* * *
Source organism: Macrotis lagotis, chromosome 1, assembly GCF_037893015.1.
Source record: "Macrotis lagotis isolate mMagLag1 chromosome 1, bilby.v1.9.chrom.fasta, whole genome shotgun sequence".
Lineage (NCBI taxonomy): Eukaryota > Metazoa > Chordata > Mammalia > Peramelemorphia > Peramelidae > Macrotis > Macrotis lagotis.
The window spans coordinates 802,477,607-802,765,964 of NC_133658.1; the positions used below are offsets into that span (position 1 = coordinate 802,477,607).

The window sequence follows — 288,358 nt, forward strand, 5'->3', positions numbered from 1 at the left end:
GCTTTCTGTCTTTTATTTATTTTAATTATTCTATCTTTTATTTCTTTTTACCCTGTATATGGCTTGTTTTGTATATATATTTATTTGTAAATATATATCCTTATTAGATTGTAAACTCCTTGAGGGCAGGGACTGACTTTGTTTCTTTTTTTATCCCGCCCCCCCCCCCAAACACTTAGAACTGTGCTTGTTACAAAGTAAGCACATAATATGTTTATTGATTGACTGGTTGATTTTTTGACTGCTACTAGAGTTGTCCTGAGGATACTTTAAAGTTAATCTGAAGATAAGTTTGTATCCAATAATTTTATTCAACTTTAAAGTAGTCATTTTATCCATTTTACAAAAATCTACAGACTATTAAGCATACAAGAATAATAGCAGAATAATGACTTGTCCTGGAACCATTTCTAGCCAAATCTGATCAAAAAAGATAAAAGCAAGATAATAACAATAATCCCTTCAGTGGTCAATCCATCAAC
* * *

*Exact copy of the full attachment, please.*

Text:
Source organism: Macrotis lagotis, chromosome 1, assembly GCF_037893015.1.
Source record: "Macrotis lagotis isolate mMagLag1 chromosome 1, bilby.v1.9.chrom.fasta, whole genome shotgun sequence".
Lineage (NCBI taxonomy): Eukaryota > Metazoa > Chordata > Mammalia > Peramelemorphia > Peramelidae > Macrotis > Macrotis lagotis.
The window spans coordinates 802,477,607-802,765,964 of NC_133658.1; the positions used below are offsets into that span (position 1 = coordinate 802,477,607).

The window sequence follows — 288,358 nt, forward strand, 5'->3', positions numbered from 1 at the left end:
GCTTTCTGTCTTTTATTTATTTTAATTATTCTATCTTTTATTTCTTTTTACCCTGTATATGGCTTGTTTTGTATATATATTTATTTGTAAATATATATCCTTATTAGATTGTAAACTCCTTGAGGGCAGGGACTGACTTTGTTTCTTTTTTTATCCCGCCCCCCCCCCCAAACACTTAGAACTGTGCTTGTTACAAAGTAAGCACATAATATGTTTATTGATTGACTGGTTGATTTTTTGACTGCTACTAGAGTTGTCCTGAGGATACTTTAAAGTTAATCTGAAGATAAGTTTGTATCCAATAATTTTATTCAACTTTAAAGTAGTCATTTTATCCATTTTACAAAAATCTACAGACTATTAAGCATACAAGAATAATAGCAGAATAATGACTTGTCCTGGAACCATTTCTAGCCAAATCTGATCAAAAAAGATAAAAGCAAGATAATAACAATAATCCCTTCAGTGGTCAATCCATCAAC